It doesn't get any more fresh than this for a chef: preparing a meal straight from the fields right behind you.
There’s never a dull moment at Prairie Gardens. The first thing I see as I enter the self-styled “adventure farm,” just outside of Bon Accord and a 45-minute drive northeast of Edmonton, is a list of dozens of family-friendly activities, from corn mazes to puppet shows to pumpkin bowling.
But Prairie Gardens is first and foremost a working farm, and it’s that ultra-fresh food that fuels its most intriguing event: Each summer, Albertans travel from far and wide to sit in the fields — literally — and eat a unique gourmet meal that’s been grown and cooked onsite.
Tam Andersen's horticultural background means the farm-to-fork dinners are not only delicious but educational.
These “farm-to-fork” dinners are the brainchild of Blair Lebsack, who has been redefining Alberta cuisine at RGE RD since 2013. But even before he had a restaurant, Lebsack would tour the province, partnering with individual farms and whipping up five-course meals out of whatever ingredients were ready to be picked that morning. For the past five years, he’s partnered with Prairie Gardens’ owners Tam and Terry Andersen, partly because he loves the space, and partly because Tam’s background as a horticulturalist gives him new insight when it comes to sourcing new ingredients and flavours.
Together, they’ve pushed the concept of “farm to table” one step further: not just giving diners a description of where their food comes from, but literally leading us around the farm and showing us first hand.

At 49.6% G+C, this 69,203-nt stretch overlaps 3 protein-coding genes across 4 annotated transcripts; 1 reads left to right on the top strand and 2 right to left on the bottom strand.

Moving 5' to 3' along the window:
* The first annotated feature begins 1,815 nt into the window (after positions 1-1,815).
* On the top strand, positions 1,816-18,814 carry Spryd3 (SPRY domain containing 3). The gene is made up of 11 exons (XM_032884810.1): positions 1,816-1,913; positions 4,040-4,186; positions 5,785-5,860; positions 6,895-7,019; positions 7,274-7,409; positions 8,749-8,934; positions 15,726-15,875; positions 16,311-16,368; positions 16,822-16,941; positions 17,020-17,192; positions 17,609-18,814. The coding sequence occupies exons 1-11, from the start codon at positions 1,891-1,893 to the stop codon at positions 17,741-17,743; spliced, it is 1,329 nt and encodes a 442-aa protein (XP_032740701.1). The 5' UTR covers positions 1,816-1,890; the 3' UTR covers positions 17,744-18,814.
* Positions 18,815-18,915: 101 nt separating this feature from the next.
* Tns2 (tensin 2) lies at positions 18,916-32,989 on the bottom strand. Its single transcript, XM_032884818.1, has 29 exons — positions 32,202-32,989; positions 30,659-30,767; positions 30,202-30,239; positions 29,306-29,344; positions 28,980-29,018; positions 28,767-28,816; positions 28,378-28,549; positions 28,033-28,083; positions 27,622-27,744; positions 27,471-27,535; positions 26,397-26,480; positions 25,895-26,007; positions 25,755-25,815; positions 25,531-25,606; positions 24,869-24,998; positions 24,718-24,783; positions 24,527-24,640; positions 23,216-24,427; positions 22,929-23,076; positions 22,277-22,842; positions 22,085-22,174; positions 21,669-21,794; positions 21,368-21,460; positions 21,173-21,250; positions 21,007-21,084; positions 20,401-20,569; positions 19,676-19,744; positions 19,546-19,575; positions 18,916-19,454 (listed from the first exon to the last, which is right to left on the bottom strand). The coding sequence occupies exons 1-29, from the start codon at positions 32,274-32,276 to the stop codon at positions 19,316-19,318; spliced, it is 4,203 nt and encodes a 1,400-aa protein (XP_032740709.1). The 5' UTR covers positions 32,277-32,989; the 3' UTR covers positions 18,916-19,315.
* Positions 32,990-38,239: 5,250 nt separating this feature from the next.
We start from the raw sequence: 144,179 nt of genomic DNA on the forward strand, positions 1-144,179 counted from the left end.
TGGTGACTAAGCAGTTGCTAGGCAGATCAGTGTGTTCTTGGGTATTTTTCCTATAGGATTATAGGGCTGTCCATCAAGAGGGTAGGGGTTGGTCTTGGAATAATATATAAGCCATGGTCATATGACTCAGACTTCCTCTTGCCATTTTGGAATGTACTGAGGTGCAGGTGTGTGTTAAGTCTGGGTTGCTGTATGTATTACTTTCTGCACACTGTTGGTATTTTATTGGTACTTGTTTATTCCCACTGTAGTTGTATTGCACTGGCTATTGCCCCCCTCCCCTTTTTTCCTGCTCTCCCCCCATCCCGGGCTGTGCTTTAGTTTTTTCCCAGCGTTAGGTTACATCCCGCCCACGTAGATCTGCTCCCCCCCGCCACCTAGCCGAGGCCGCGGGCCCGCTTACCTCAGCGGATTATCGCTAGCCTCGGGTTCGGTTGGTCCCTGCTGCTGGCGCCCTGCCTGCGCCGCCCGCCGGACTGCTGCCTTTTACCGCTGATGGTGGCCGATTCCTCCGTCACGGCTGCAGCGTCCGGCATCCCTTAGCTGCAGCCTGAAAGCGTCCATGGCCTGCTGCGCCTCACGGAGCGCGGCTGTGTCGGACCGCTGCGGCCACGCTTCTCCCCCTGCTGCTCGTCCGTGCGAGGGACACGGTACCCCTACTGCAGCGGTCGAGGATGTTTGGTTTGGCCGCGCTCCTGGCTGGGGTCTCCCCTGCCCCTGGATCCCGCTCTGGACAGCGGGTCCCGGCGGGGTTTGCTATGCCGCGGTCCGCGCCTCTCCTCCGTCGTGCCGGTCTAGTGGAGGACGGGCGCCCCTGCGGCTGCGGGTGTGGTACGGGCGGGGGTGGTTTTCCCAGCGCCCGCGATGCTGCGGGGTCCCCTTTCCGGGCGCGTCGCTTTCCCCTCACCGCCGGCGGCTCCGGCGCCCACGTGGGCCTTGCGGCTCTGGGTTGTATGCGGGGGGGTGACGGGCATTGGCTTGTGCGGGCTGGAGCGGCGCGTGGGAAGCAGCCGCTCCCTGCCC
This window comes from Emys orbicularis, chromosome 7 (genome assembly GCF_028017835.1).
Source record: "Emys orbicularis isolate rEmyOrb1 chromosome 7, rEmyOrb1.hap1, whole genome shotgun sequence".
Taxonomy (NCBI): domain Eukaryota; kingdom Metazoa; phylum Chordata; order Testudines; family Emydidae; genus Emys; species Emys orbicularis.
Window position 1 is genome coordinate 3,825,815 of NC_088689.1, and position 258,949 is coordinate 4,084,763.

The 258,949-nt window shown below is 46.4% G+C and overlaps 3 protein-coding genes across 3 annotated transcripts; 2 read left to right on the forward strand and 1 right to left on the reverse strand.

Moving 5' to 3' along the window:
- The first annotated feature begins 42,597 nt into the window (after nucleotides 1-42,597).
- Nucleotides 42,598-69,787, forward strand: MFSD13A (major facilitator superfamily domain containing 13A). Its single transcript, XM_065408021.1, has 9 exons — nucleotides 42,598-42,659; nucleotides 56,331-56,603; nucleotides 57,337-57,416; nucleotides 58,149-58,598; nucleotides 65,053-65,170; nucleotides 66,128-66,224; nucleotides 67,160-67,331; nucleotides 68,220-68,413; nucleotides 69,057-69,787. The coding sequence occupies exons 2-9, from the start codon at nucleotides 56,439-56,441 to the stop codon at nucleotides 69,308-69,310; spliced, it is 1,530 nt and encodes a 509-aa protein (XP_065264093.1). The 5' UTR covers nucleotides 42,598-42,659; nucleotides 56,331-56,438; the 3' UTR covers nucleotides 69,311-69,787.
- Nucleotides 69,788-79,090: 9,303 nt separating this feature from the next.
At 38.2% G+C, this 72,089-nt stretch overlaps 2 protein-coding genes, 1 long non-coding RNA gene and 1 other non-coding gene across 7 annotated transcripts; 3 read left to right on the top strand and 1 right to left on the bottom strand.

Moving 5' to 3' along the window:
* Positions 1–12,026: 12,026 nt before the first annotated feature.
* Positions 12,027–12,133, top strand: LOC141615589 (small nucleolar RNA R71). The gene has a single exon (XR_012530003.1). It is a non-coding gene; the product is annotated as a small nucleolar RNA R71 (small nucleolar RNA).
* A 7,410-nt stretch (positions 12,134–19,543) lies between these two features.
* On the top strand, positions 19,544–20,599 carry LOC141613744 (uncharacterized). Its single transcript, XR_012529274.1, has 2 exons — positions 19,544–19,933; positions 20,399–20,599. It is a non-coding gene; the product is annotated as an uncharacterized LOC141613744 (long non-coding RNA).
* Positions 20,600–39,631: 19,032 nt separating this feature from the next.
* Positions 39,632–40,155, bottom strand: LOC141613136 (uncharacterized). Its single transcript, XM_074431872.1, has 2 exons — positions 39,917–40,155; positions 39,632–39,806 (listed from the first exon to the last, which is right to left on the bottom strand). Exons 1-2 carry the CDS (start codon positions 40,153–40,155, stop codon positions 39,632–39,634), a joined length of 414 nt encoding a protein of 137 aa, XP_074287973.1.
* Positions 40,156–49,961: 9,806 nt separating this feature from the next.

On a brilliantly sunny afternoon in August, I join approximately 75 others for hors d’oeuvres, our small talk soundtracked by birdsong and the distant bleating of goats from the Prairie Gardens petting zoo. From there it’s a one-minute drive out to the fields, where we all take seats at one enormous communal table, in a corner so freshly mowed that we step over rows of hay that haven’t yet had a chance to be baled.
The menu at the farm-to-fork dinners is a constantly moving target, with certain ingredients and ideas not pinned down until literally hours before they show up on diners’ plates. Tonight is no exception. Earlier this morning, Tam took Lebsack for a walk in a field to show him some black radishes he could use in tonight’s salad. But he was equally drawn to a nearby flowering weed, called goosefoot. “Can you eat this?” he asked her. It turned out you could — which is why it’s on our plates now, as a colourful garnish to the zucchini flan and bison tenderloin.
Mostly, though, the feeling here is re-establishing that connection between what we eat and the land that supplied it. As the courses are brought out, each more delicious than the last (and each accompanied by a tasty local alcohol, naturally), Tam regales us with stories about the history of her farm and the food in front of us — most of which was grown and picked within eyeshot of our table. The baby corn in the succotash, for instance, comes from a field I can just about reach out and touch. When Tam announces that we are the first to eat this year’s crop, the entire table lets out a celebratory cheer.
Diners get the exclusive first taste of a crop, like just-picked baby corn at Praire Gardens' farm-to-fork long table dinners.
“My job,” she says, “is to build that sense of community and camaraderie. Strangers come together, have a feast, and leave as friends. That happens every dinner.”
The sun has just about disappeared behind the corn stalks by the time we’ve all scraped the last drizzles of honey pudding and currants from our dessert plates. We reluctantly put down our forks and end the evening with a hearty round of applause — for Lebsack, Tam, and the kitchen staff, of course, but also for the farm itself, whose contributions none of us are going to soon forget.